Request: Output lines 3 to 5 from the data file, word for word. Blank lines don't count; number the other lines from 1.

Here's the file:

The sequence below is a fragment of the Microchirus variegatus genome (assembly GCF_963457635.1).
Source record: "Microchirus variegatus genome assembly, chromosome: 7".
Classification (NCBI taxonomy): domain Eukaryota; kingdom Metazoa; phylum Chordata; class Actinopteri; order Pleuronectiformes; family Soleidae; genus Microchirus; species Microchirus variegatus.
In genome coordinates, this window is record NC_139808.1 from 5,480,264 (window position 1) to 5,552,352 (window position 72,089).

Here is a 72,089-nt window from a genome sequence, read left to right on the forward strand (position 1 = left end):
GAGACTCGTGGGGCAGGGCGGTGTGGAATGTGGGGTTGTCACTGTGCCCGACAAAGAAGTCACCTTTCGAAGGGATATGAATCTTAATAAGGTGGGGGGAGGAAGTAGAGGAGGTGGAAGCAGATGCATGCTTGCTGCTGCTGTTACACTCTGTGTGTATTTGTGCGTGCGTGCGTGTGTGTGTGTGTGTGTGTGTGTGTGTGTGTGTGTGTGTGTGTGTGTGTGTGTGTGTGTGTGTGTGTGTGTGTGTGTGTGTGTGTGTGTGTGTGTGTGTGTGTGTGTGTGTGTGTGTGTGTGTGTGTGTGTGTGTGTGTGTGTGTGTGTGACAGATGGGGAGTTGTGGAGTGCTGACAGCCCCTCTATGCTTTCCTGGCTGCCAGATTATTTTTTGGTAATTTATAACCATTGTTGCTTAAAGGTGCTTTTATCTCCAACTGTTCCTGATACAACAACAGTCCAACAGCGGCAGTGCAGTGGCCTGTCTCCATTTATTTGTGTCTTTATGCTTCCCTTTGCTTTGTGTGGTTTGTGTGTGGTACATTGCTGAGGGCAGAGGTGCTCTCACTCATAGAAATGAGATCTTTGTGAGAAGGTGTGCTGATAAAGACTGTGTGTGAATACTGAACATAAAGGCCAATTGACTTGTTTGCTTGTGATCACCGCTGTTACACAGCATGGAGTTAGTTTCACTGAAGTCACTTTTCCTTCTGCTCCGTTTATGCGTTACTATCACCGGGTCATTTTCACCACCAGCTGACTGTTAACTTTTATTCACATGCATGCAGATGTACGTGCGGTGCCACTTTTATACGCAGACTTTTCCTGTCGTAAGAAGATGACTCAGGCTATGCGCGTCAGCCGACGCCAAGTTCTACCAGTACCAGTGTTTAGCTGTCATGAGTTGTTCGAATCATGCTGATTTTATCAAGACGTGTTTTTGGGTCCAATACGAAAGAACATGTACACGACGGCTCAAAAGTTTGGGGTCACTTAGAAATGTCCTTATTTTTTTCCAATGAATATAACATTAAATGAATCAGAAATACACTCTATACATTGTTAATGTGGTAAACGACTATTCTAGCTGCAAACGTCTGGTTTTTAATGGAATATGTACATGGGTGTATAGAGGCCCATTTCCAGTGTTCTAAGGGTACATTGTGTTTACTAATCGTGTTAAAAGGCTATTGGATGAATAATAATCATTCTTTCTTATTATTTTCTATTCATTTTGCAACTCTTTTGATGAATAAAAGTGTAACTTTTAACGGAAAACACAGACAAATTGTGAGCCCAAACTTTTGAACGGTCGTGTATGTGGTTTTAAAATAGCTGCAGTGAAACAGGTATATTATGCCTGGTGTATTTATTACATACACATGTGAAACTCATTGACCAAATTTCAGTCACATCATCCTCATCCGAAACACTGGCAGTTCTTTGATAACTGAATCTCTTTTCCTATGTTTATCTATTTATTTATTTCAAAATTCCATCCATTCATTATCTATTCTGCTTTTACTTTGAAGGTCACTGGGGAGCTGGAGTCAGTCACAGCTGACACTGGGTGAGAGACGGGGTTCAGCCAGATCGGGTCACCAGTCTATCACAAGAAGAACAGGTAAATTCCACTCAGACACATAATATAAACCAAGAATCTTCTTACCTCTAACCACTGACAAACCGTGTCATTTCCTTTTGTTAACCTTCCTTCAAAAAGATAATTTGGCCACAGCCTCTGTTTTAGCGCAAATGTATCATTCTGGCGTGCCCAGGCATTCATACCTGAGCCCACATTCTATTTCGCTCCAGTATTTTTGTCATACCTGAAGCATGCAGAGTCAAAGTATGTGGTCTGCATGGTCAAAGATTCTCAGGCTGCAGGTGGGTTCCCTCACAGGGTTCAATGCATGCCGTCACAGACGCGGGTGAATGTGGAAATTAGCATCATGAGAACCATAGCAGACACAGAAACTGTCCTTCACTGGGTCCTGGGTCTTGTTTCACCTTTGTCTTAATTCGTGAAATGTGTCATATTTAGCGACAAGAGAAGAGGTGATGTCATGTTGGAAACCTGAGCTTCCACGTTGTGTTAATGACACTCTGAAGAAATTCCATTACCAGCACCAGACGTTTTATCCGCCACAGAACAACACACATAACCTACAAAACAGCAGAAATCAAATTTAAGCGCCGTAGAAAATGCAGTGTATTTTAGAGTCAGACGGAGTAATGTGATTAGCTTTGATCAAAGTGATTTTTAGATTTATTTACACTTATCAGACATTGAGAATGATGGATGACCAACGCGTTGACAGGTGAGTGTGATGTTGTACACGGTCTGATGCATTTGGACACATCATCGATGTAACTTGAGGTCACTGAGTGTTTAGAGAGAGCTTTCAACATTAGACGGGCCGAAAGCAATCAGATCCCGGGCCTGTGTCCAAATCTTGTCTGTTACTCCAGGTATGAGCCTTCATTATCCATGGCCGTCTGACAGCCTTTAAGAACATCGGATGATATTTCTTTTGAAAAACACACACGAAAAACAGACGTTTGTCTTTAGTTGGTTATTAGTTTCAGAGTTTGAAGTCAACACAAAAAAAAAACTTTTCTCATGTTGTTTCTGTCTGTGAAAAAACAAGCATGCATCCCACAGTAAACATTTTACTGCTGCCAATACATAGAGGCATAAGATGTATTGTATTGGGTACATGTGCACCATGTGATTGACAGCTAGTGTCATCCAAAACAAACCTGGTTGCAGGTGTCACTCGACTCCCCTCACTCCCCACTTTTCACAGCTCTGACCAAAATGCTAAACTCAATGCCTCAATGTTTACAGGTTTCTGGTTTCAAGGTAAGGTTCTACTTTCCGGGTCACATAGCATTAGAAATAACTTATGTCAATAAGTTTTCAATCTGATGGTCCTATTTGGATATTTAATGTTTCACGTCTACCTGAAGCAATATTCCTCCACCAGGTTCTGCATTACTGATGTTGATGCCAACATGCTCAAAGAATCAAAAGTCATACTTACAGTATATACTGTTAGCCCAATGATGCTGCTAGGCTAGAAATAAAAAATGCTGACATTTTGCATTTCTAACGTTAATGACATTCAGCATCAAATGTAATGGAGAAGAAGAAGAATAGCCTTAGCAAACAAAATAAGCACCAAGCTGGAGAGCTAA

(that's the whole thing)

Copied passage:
Classification (NCBI taxonomy): domain Eukaryota; kingdom Metazoa; phylum Chordata; class Actinopteri; order Pleuronectiformes; family Soleidae; genus Microchirus; species Microchirus variegatus.
In genome coordinates, this window is record NC_139808.1 from 5,480,264 (window position 1) to 5,552,352 (window position 72,089).

Here is a 72,089-nt window from a genome sequence, read left to right on the forward strand (position 1 = left end):